Further Reading:
LambdaVision, the 100Mpixel Display
ABOUT LambdaVision

Cylindrical Varrier Video Wall

#6 Cylindrical Varrier

Institution: California Institute for Telecommunications and Information Technology, University of California, San Diego
Total Resolution: 125 million pixels
Technology: LCD
Contributors: University of California, San Diego; University of Illinois at Chicago

Located in the California Institute for Telecommunications and Information Technology (Calit2) at UC San Diego, the Cylindrical Varrier autostereoscopic virtual reality system provides an immersive virtual reality experience without requiring users to wear 3D glasses or tracking devices. The Cylindrical Varrier at UC San Diego is actually the highest-resolution video wall in a series of similar Varrier systems, the products of an ongoing cooperative research project involving the Electronic Visualization Laboratory (EVL) at the University of Illinois at Chicago and Calit2 at UC San Diego. The Cylindrical Varrier is composed of 65 tiled LCD panels with resolutions of 1600×1200 each. The Varrier system is groundbreaking in that it produces a true virtual reality experience with head-tracked first-person perspective, large angles of view, stereoscopic display, and real-time interactivity. In addition to not wearing any devices, the user does not need to be positioned in pre-determined viewing zones to experience the virtual reality effect. Cylindrical Varrier’s ultra-high resolution display and curved mounting structure further enhance the immersive experience.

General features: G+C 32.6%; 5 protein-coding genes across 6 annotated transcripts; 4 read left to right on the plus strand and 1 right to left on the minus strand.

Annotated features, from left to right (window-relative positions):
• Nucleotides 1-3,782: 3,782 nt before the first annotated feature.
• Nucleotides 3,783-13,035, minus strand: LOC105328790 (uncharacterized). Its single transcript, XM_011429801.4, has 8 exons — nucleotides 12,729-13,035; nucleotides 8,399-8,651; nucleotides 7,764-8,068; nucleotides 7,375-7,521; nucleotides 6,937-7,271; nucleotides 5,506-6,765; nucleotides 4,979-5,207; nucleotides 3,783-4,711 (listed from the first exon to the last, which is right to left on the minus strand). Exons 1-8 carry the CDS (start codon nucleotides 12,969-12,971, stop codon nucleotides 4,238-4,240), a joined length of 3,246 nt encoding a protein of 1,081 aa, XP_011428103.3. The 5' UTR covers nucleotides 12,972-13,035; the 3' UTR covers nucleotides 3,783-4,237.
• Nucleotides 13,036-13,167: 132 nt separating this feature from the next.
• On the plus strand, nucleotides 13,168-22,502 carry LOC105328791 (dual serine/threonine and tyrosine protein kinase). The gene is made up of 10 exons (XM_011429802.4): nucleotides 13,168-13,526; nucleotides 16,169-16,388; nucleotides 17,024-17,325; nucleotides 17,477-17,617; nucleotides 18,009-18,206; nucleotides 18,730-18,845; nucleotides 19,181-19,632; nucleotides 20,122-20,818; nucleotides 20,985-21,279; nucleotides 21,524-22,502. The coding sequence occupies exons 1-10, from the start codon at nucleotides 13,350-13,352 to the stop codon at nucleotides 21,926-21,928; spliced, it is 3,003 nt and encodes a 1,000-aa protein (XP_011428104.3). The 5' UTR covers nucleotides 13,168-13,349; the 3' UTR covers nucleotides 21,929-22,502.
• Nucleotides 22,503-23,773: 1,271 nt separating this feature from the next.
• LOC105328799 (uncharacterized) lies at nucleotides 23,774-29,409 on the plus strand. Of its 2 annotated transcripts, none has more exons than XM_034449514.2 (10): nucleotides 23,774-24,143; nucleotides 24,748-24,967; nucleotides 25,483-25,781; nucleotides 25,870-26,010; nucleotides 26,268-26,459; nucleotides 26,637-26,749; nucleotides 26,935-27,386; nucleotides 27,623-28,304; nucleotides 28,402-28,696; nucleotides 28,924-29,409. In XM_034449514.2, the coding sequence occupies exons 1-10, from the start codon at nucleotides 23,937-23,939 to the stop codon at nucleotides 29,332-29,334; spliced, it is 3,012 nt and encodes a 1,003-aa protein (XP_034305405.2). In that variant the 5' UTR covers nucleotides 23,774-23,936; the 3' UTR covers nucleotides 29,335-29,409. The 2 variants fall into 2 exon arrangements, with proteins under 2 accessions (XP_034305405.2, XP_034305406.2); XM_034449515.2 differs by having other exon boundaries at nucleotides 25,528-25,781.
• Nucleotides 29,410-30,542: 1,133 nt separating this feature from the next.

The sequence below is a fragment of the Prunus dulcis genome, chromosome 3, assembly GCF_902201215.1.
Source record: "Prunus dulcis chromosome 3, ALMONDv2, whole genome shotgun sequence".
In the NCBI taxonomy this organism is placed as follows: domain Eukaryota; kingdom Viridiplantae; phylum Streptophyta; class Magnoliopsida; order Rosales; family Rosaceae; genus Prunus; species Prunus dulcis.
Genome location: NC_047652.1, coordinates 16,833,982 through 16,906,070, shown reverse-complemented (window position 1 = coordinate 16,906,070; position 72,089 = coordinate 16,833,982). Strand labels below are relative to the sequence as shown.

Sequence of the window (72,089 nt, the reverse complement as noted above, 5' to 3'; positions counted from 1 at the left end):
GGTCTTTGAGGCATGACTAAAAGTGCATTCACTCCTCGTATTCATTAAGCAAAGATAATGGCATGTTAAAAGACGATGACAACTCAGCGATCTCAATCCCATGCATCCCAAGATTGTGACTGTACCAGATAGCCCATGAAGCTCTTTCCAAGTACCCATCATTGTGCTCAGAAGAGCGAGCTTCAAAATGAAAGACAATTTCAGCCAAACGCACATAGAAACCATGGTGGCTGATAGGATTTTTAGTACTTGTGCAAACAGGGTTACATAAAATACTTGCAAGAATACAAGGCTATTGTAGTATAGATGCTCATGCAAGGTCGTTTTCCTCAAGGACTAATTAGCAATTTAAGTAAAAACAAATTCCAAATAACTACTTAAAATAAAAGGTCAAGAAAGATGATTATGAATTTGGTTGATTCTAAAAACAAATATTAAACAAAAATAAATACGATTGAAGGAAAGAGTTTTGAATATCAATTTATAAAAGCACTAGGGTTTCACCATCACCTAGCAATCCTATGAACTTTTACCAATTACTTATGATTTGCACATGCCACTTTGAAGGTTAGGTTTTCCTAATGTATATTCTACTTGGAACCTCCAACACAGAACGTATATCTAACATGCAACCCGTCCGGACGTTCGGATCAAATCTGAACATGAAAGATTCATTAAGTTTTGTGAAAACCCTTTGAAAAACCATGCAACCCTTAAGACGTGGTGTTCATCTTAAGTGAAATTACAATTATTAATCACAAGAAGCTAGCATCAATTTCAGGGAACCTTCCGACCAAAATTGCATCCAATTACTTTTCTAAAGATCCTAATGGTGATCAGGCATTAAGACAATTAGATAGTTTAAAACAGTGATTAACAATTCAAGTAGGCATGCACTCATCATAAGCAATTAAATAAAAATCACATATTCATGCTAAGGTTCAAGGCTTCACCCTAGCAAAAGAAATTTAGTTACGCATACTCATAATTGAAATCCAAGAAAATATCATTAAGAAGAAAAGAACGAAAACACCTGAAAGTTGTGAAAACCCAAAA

Further Reading:
35 Panel Cylindrical Varrier™ Autostereo Display

Visualization Wall Petit Center#5 Visualization Wall

Institution: Petit Science Center, Georgia State University
Total Resolution: 200 million pixels
Technology: LCD
Contributors: CineMassive; Georgia State University

Located in Georgia State University’s Petit Science Center, the Visualization Wall is a powerful tool for faculty and researchers of all disciplines. The 200 million pixel CineMassive video wall enables users to explore ultra-high-resolution content in order to better understand complex data sets or examine visual systems side by side. The massive display is composed of forty-eight HP LCD displays with resolutions of 2560 x1600 each and is supplemented by four 2560×1600 panels in an adjacent workstation. The curved shape of the Visualization Wall transforms the system into a truly immersive environment. A cluster of four Bravo Viz controllers provide powerful processing and 2D and 3D content rendering capabilities, allowing researchers to view massive data at full scale and precise detail simultaneously. The first Microsoft Windows-based system of its kind, the Visualization Wall is designed to be accessible to researchers from all disciplines and to encourage cross-disciplinary collaboration. Researchers use the Visualization Wall to explore widely diverse content, from Renaissance frescoes to 3D geological maps and bacterial growth.